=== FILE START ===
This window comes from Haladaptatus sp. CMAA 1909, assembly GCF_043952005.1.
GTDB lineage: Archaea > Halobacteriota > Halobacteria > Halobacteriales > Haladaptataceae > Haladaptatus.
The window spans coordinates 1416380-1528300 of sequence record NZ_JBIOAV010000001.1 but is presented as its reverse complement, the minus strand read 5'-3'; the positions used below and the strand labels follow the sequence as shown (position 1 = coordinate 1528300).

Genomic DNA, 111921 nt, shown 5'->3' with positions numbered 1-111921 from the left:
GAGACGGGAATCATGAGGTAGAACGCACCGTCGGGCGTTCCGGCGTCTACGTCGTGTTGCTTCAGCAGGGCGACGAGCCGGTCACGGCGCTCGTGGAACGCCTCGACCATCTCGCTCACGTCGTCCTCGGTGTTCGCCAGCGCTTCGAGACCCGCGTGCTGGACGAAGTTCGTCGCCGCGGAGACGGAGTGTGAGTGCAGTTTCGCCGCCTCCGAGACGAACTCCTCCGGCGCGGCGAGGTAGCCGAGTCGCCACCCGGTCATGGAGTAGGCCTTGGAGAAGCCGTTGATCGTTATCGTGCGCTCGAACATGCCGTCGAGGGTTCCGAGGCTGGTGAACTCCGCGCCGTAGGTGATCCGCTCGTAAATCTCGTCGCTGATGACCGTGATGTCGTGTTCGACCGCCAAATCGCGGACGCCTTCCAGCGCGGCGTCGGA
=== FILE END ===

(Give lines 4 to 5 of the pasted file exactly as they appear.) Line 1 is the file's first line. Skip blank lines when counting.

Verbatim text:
Genomic DNA, 111921 nt, shown 5'->3' with positions numbered 1-111921 from the left:
GAGACGGGAATCATGAGGTAGAACGCACCGTCGGGCGTTCCGGCGTCTACGTCGTGTTGCTTCAGCAGGGCGACGAGCCGGTCACGGCGCTCGTGGAACGCCTCGACCATCTCGCTCACGTCGTCCTCGGTGTTCGCCAGCGCTTCGAGACCCGCGTGCTGGACGAAGTTCGTCGCCGCGGAGACGGAGTGTGAGTGCAGTTTCGCCGCCTCCGAGACGAACTCCTCCGGCGCGGCGAGGTAGCCGAGTCGCCACCCGGTCATGGAGTAGGCCTTGGAGAAGCCGTTGATCGTTATCGTGCGCTCGAACATGCCGTCGAGGGTTCCGAGGCTGGTGAACTCCGCGCCGTAGGTGATCCGCTCGTAAATCTCGTCGCTGATGACCGTGATGTCGTGTTCGACCGCCAAATCGCGGACGCCTTCCAGCGCGGCGTCGGA